DAMARISCOTTA, Maine — Maine is seeing an increase in elder abuse, according to government officials. About 4,000 of an estimated 14,000 cases of senior abuse were reported last year, according to Rick Mooers, who works for the protective services division of the Maine Department of Health and Human Services. And that number is on the rise.
Mooers gave a talk Wednesday on World Elder Abuse Awareness Day about how to identify and report elder abuse. About 20 older women attended the session at Spectrum Generations, a nonprofit senior center.
People take advantage of seniors in all sorts of ways, Mooers said.
For instance, “financial violence” involving monetary theft or manipulation takes place in 45 percent of all elder abuse cases Maine DHHS investigates, Mooers said. Other forms of elder abuse include physical, emotional, sexual and psychological.
Elder abuse victims are three times more likely to die over a 10 year period after the abuse than their peers, Mooers said. And it’s hard for an older person to recover quickly from physical or financial abuse.
As an example, Mooer used his mom and how she ties her health to her bank account.
When she was in her late 70s, her husband died and left her a house, which she sold. Her children told her to spend the money from the house, but she said no, she had to make it last.
“She had told me she’d live until she’s 87. I asked, ‘What happens when you’re 87?’ She said she would run out of money. Now she’s 91. I asked her what happened. She said she’d been frugal.”
This, he said, shows how much seniors rely on their often-limited incomes for their independence and their identities. Someone abusing a senior by taking their money can ruin them, he said.
“They give up hope. They physically demise — at a rate three times [that] of their peers. That’s why we call it financial violence,” Mooers said Wednesday.
One excuse Mooers often hears when someone steals from a senior is, “She wanted me to have it — it’s in her will.”
“I will say to them, ‘Have you noticed she isn’t dead yet?’ We work to prosecute these people.”
Family and caregivers are the most likely to abuse elderly people.
Many times family members or caregivers just don’t know how to care for their seniors. As an example, Mooers said that some good-natured family members may not know to turn a bedridden senior so she doesn’t get bed sores. Those sores may later get reported as abuse. So most of Mooers time is spent on education, he said.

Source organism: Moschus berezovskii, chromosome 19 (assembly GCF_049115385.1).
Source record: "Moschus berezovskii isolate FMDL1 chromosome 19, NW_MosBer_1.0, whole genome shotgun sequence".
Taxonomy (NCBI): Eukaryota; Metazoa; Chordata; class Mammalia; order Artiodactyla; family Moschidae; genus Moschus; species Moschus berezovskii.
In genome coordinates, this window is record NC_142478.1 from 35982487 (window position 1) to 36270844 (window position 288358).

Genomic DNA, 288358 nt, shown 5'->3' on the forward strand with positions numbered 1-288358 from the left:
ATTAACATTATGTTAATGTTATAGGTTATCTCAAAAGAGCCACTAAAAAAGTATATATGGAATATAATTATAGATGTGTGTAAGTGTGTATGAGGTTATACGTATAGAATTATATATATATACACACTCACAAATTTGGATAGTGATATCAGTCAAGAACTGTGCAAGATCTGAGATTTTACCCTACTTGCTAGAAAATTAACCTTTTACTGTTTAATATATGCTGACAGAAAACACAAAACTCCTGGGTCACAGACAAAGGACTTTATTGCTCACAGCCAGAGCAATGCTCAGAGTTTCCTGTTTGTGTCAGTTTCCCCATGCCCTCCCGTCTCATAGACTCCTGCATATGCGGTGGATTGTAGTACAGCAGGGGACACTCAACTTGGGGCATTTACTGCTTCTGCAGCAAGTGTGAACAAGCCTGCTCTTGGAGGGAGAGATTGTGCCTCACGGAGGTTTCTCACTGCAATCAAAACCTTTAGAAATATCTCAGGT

“Elderly abuse is just domestic violence grown old,” Mooers said.
The one major difference between domestic violence and elder abuse is that women make up the vast majority of domestic violence victims at about 95 percent. Elder abuse is a little more even; men make up about one-third of victims.
Perhaps the most common excuse, though, is caregiver stress.
“They’ll blame the victim’s behavior. They’ll say, ‘I just toileted her an hour ago and she already went,’” Mooers said. “People choose to abuse. Don’t believe it when someone tells you they were stressed and didn’t know what they were doing.”
The reason Maine DHHS officials know that elder abuse goes largely unreported is because of post-mortem testing. Sometimes they find bones that never healed properly. And sometimes people will talk about the abuse long after it happens, which helped the department come up with the figure that about 14,000 elderly Mainers are being abused annually.
Elder abuse is largely unreported for many reasons, Mooers said. Mooers said one major reason seniors don’t report the crimes is because they are often committed by family members, like their adult children.
“They don’t want to report it. They feel ashamed. They blame themselves — maybe if I’d raised them better, they will say,” Mooers said. “They have no voice. You, me, as neighbors we need to come out, make that phone call and give them a voice.”
Mooers handed each senior in the room a card with the elder abuse hotline number, 800-624-8404, printed in bold, black letters against a highlighter-yellow background.
“I’m so glad there is a number I can call. I’ve seen [cases of elder abuse] a couple times in the last few weeks,” said 88-year-old Esther Lasher, of South Bristol, who attended the talk Wednesday.
Nancy Wilson sat a table away from Lasher, and she too has seen a lot of abuse.
“I’ve been acquainted with too many people who dealt with elder abuse. It’s obscene. There is so much of it,” Wilson, 84, of Bremen said. “Part of it is that Maine is a rural state. People can be isolated.”
Marianne Pinkham, who works at the nonprofit Spectrum Generations, which offers programming to seniors on the coast, said the seniors who attended the talk on World Elder Abuse Awareness Day are the type of people who need to hear it.
“This is a public health crisis,” Pinkham said. “Millions of older Americans are abused each year. We’re bringing a spotlight to the issue here in Maine.”
“A lot of these people are good ambassadors. They are caretakers and their friends are being taken care of by caregivers,” Pinkham said.
They are likely to spot and report abuse, she said.
“About 90 percent of us in the U.S. age healthfully and happily,” Mooers said. “This rampant disease, elder abuse, is only affecting 10 percent of those over 60. But that’s enough. One is too many.”